Gateway Neighborhood Needs Street Lights
|IPS School Board members Leroy Robinson (left), Michael Brown (right),
and Association President Tasha Coe
Photo by Linda Karn
(posted Apr 9)
Gateway West Neighborhood Association needs $4,000 to add ten street lights
in the area. Association President Tasha Coe has declared the unlighted
area unacceptable, especially with the March crime report of 48 incidents.
She said there are 10 hot spots in the neighborhood that need lighting.
Her number one concern is getting lights for Gateway West Park. She said
Indy Parks is not responsible for lighting its own park, and she worries
about the neighborhood residents being preyed upon by rapists and child
molesters. She said the neighborhood has two ex-offenders convicted of
rape, and one child molester.
She said IPL's five year contract charges $9.09 per month per light. The
association is in the process of obtaining a 501(c)3 status, but without
a tax exempt status, it makes fund raising difficult because donors can't
claim tax deductions.
In the interim, the association invited Valentine Jideonwo of Omni Group Fundraising to the April 3 association meeting. Jideonwo said the program would create the association its own fund raising card that would have local merchants listed on the back, offering food and service discounts. The merchants do not pay to be listed on the card. The listing is free advertising for the merchant.
The association members would receive training about sales techniques to maximize their potential when selling the cards. Jideonwo offered to let the association retain 70 percent of the $10 card instead of the normal 50-50 split between Omni and the organization. He also said he would connect the association to the American Association of Grant Professionals to help them find grant dollars.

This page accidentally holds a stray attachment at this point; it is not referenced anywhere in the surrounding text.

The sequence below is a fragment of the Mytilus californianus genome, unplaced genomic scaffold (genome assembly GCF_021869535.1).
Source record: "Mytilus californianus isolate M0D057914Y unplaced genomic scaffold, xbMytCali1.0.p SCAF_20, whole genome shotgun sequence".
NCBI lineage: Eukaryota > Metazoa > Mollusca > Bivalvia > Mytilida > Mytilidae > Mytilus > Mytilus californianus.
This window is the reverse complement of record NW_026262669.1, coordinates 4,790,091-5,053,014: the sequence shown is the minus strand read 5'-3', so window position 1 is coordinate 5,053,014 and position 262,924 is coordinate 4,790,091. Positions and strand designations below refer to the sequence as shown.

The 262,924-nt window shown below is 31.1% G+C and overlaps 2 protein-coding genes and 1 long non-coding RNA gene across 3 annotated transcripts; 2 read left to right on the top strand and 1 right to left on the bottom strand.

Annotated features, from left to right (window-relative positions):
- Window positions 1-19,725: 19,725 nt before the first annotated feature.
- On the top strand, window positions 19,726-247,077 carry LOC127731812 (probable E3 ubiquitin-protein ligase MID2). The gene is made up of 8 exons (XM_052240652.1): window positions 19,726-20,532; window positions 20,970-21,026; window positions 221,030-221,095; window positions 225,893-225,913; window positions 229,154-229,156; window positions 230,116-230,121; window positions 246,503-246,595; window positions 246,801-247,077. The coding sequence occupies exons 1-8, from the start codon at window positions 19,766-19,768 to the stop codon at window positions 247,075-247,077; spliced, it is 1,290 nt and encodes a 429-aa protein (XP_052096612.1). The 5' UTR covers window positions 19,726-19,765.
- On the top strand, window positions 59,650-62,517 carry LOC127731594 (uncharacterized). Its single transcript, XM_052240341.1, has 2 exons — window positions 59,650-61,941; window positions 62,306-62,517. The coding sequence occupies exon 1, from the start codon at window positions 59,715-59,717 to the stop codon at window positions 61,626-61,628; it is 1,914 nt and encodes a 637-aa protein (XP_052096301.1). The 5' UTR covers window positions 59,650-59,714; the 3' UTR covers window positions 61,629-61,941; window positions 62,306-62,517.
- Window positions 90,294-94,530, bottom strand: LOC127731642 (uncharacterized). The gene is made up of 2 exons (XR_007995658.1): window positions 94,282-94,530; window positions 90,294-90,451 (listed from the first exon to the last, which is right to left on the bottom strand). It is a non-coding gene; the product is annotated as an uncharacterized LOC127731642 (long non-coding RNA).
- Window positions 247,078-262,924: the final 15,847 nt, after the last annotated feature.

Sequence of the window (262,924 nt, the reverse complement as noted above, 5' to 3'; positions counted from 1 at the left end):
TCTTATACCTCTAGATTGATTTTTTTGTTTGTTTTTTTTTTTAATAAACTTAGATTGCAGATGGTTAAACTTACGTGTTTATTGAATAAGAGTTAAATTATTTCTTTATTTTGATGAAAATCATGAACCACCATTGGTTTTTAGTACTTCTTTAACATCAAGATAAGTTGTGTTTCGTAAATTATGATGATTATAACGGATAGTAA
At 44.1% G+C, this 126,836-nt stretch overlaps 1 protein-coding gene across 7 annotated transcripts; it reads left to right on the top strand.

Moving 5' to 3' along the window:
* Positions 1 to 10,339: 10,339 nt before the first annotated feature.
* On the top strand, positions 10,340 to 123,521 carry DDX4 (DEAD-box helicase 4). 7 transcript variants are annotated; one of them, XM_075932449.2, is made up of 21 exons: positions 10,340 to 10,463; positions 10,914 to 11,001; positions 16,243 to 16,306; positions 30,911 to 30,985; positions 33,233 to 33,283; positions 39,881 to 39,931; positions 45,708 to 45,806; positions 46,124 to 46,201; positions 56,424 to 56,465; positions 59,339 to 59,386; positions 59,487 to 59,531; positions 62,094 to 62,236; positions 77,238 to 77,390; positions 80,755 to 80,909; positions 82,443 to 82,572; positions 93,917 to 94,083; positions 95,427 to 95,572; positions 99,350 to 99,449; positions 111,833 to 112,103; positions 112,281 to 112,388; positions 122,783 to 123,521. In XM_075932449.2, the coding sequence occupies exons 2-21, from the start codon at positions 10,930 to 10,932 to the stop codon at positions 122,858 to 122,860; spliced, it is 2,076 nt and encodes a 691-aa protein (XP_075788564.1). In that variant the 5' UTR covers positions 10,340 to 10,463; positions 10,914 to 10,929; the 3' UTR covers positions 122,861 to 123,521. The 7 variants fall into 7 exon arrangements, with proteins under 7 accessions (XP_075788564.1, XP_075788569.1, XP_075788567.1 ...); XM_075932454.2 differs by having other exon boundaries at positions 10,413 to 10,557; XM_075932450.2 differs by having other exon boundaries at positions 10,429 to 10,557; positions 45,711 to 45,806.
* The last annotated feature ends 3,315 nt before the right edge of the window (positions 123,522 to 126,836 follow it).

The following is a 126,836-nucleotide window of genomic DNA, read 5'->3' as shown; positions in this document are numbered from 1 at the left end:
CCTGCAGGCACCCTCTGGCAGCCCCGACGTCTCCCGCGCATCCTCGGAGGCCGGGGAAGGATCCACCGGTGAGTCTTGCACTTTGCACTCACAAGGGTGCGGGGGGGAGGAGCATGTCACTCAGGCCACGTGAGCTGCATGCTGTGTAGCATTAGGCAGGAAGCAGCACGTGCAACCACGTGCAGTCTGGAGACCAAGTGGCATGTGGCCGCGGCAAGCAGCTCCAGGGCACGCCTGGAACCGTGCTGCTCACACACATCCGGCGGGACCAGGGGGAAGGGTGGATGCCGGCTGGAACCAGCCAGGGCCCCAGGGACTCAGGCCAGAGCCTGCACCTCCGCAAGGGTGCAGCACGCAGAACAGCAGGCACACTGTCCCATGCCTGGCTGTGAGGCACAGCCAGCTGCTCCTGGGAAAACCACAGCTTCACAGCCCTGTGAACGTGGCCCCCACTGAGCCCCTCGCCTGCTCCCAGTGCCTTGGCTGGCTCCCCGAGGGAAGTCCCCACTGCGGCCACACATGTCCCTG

Indianapolis Public School School Board member Leroy Robinson resides within
the association's boundaries. He said that IPS is working to increase the
graduation rate by offering alternative programs that attempt to retain
students by offering career oriented programs. He said the goal is to encourage
kids to focus on a career interest by middle school. He also announced
his candidacy for the at-large IPS school board seat. Robinson filled the
seat when Olgen Williams resigned to serve as deputy mayor.
"We are all born with an interest and we need to start fine tuning
it by middle school." Robinson said that mentor programs are available
so that students have a chance to shadow professionals outside of school.
Association Vice President Al Earl attested to the fact that mentoring
does work. He said he volunteered to mentor with second, third and fourth
graders with reading. He said by fifth grade the schools are starting to
lose kids because they do not have an interest. He encouraged members to
volunteer to mentor. He called it a great reward to reach out to help even
if it is just one child.
Earl also donated $100 to the association to help with the 2009 Easter
Egg Hunt. He said that Coe used her own money to serve the neighborhood
kids. The association approved that ten percent of all income would be
dedicated to funding the Easter Egg Hunt to prevent association members
from using their personal dollars.
GNA and Eagledale Lafayette Square Area Weed and Seed are organizing a parade on August 16, starting and ending at school 109. The purpose of the parade is to educate the community about Weed and Seed and to help ELSA and GNA raise money for crime prevention. For more parade information contact Linda Karn 730-0851.